"Whereas, such courts of limited jurisdiction should be so established, altered or abolished in the interest of a simplified and thoroughly competent administration of local justice for the good and convenience of the people of the state; and * * *

"Whereas, the mandate of the people so given, in the interest of establishing responsibility for the true administration of justice, requires implementation by legislation to eliminate the present confusing, inefficient and frequently condemned system of local courts, and to create a simplified, modernized, and acceptable structure and system of local courts; therefore,"

Also section 15, P.L. 1948, c. 264, further provides that:

"The existing police, magistrate's or recorder's courts, by whatever name called, shall be continued until the expiration of the term of office of the police judge, magistrate, or recorder in office upon the

[4 NJSuper Page 130]

effective date of this act (chapter), or until December thirty-first, one thousand nine hundred and forty-eight, whichever is later, unless prior thereto the municipality has established a municipal court in accordance with the provisions of this act." (Parenthesis ours.)

Other provisions of the 1948 statute convince us that it created a new court with jurisdiction, practice, procedure, supervision and control different in many respects from the old police court. It was the establishment of a new court under the Constitution of 1947, as implemented by statute. It follows, therefore, that in the instant case, where the Board of Commissioners by ordinance established a municipal court pursuant to the 1948 statute, as amended, the powers relative to that office remained with the Board of Commissioners until assigned by resolution on December 28, 1948, to the Department of Public Affairs.

The case at bar is in many respects analogous to the case of Morris v. Fagan , 85 N.J.L. 617 (E. & A. 1914), wherein the office of city clerk was in dispute. A position designated as city clerk existed prior to the adoption of the Walsh Act by the municipality. Pursuant to the authority conferred by the Walsh Act, the newly elected Board of Commissioners appointed Fagan as one of the officers of the city under the title of City Clerk. Chief Justice Gummere, speaking for the court, at p. 619, said:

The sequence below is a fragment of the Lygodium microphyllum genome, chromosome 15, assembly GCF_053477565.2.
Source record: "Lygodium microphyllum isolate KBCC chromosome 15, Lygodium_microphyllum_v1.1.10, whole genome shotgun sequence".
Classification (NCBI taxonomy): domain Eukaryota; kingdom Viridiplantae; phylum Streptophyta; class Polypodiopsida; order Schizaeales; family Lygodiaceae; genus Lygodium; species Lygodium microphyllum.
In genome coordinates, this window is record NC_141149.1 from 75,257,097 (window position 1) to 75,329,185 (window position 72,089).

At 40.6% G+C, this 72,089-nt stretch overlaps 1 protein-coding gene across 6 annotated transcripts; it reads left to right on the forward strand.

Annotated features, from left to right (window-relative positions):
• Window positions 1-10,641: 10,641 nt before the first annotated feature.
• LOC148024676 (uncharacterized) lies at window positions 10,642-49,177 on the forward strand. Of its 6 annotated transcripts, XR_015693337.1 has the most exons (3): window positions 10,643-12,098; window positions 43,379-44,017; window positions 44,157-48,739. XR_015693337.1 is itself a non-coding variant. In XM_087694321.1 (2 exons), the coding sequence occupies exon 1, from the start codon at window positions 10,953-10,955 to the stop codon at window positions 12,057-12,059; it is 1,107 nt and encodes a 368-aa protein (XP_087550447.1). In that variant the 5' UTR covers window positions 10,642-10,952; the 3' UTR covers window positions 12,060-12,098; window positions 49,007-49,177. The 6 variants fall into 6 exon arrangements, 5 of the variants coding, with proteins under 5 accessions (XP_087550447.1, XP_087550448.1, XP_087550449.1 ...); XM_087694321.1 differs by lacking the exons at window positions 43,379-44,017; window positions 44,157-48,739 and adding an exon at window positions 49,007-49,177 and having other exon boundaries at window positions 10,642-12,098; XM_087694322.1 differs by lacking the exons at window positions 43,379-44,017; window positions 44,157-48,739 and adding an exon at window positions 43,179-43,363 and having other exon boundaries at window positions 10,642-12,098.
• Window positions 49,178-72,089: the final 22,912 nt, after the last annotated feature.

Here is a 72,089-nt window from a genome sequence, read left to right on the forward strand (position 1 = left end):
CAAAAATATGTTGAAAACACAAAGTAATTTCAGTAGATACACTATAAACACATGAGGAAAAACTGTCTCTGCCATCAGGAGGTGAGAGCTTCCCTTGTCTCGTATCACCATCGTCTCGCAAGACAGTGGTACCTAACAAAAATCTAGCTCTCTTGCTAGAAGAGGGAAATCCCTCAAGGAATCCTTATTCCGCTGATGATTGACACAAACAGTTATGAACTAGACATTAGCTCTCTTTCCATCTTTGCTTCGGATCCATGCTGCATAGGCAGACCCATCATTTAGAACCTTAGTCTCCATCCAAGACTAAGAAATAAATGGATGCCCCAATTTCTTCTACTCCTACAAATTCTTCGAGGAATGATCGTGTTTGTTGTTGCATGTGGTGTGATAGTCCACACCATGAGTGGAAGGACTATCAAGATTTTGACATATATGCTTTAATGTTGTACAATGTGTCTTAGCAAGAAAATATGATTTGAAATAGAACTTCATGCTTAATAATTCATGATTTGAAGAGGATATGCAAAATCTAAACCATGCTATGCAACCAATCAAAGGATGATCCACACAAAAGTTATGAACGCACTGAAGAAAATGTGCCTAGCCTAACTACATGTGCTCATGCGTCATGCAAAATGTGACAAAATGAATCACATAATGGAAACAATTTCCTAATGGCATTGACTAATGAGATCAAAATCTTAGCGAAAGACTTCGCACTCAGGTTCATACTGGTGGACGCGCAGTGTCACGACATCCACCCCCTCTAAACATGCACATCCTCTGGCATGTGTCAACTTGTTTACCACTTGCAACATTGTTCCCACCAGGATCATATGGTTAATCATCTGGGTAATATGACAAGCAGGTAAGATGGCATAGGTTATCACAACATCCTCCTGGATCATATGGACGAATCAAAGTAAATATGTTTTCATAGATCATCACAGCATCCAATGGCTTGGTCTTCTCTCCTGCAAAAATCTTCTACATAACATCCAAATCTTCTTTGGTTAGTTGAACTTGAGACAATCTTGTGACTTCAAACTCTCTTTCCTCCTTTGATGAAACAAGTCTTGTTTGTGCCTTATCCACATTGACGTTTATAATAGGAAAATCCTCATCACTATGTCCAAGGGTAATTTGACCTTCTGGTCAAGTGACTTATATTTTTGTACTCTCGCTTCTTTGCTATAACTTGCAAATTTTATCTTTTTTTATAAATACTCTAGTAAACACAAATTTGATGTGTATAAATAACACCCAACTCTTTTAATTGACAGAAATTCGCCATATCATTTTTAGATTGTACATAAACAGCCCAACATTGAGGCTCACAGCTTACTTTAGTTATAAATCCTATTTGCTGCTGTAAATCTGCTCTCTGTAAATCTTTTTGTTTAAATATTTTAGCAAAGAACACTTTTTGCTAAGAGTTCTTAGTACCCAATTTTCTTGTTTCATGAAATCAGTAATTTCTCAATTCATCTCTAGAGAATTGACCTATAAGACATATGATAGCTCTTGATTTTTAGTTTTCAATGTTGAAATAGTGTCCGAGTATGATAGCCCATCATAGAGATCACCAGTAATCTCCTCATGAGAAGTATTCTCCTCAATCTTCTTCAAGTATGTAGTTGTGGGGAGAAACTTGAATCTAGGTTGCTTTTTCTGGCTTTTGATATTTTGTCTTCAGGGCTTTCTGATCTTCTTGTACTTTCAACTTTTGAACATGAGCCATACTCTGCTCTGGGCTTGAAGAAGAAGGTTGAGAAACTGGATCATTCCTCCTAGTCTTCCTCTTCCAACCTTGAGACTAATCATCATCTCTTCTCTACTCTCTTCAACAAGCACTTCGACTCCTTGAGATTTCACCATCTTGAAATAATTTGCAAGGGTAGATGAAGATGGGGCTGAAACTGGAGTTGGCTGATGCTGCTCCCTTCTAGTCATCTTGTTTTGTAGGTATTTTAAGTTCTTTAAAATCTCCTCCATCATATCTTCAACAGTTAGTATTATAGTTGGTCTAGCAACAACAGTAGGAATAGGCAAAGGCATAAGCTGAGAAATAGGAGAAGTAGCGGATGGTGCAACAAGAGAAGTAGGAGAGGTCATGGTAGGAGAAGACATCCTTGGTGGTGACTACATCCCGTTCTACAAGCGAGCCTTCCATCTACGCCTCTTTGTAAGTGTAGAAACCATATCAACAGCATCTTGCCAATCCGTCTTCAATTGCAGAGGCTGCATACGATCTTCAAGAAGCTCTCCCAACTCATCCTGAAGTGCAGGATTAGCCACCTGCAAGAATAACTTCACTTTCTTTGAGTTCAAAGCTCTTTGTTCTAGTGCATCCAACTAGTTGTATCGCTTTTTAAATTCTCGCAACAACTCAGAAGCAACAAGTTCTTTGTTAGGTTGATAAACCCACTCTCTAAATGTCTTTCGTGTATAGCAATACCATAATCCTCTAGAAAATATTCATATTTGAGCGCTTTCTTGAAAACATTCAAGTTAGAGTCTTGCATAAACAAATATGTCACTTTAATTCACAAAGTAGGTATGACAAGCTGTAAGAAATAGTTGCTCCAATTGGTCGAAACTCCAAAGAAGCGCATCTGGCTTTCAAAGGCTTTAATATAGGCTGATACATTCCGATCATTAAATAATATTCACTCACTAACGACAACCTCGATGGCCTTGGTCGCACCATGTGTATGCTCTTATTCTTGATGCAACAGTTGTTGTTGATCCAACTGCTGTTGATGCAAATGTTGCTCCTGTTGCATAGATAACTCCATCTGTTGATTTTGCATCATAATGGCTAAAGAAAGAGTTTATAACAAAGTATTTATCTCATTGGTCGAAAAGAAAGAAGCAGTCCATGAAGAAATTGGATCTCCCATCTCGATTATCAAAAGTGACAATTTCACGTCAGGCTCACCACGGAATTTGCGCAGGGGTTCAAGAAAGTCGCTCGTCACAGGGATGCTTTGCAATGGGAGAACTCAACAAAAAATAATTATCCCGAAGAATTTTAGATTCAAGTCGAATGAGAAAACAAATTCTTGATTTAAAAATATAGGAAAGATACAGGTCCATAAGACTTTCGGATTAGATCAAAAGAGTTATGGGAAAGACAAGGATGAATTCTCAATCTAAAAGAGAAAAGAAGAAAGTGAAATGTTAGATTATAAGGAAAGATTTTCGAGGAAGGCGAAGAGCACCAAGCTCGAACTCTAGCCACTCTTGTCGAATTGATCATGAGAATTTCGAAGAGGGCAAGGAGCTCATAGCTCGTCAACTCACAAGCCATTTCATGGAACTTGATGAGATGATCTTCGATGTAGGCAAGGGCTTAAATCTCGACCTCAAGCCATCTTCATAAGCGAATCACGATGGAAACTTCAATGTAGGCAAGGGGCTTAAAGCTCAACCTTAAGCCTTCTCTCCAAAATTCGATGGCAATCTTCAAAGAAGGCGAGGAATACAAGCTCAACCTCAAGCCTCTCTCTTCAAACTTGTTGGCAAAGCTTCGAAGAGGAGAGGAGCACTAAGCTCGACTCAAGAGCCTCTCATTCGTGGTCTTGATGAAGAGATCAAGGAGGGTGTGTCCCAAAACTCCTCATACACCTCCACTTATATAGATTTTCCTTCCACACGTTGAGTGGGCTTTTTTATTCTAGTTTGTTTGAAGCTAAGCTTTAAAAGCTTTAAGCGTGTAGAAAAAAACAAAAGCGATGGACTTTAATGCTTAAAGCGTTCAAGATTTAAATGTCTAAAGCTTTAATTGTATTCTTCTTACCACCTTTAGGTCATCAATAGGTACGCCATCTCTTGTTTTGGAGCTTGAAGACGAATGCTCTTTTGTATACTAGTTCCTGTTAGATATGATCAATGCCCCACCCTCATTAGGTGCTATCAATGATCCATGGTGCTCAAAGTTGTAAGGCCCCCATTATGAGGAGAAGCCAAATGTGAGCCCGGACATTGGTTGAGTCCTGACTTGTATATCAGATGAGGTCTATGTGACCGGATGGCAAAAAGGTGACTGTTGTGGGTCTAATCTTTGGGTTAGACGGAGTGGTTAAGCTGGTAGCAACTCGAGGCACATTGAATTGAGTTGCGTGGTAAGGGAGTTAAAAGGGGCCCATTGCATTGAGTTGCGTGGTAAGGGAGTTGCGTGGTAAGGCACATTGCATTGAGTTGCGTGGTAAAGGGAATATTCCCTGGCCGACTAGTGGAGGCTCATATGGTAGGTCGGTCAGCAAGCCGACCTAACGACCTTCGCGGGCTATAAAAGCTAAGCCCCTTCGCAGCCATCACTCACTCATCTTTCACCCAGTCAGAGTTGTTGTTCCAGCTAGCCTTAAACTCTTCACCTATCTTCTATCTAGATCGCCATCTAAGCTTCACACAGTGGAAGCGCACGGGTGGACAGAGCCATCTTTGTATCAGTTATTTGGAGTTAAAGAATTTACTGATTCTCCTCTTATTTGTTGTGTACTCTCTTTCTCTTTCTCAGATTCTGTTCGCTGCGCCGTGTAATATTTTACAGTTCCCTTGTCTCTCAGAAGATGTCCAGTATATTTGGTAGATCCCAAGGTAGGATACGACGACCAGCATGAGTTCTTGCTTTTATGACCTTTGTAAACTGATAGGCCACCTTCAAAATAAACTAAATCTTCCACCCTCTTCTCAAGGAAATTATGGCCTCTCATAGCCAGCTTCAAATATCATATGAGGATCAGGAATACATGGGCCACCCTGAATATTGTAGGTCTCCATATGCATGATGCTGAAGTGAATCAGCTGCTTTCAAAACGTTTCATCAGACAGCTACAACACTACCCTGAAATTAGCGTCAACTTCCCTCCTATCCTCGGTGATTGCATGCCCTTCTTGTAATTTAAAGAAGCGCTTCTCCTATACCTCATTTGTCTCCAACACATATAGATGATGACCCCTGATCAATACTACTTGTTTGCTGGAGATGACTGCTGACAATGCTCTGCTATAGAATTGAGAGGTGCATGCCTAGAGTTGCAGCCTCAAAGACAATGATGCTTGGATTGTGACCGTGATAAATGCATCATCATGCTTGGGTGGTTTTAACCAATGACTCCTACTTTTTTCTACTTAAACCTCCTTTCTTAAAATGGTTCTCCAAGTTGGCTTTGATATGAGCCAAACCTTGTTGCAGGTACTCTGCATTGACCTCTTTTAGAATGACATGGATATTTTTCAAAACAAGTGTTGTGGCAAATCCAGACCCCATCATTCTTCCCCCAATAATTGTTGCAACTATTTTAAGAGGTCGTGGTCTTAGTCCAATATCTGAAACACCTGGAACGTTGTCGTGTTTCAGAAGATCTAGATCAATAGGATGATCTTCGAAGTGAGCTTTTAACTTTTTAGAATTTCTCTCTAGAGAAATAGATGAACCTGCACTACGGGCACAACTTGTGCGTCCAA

"* * * That office, although the incumbent thereof is designated the city clerk, is an entirely different one from that which was held by the relator, under a similar designation, prior to the organization of the board of commissioners. As has already been pointed out the relator's office was one the duties, powers and privileges of which were specifically provided by the Jersey City charter, while that now held by the respondent carries with it only those powers, privileges, obligations and duties which the board of commissioners see fit from time to time to impose upon the incumbent."

It is the opinion of this court that the appointment by the Director of Public Affairs pursuant to the authority conferred upon him by the resolution of the Board of Commissioners assigning the municipal court to his department was exclusively within his jurisdiction.

[4 NJSuper Page 131]

Appellant contends further that "the assignment of the municipal court, the successor of the police court, from the Director of Public Safety to the Director of Public Affairs was invalid and not in good faith." Assuming, but not conceding, that the assignment of the municipal court was in effect a reassignment of the police court, there is no evidence of bad faith or abuse of discretion on the part of the Board of Commissioners.

The judgment of the Superior Court, Law Division, is affirmed, with costs.

19490608


Buy This Entire Record For $7.95

Official citation and/or docket number and footnotes (if any) for this case available with purchase.

Learn more about what you receive with purchase of this case.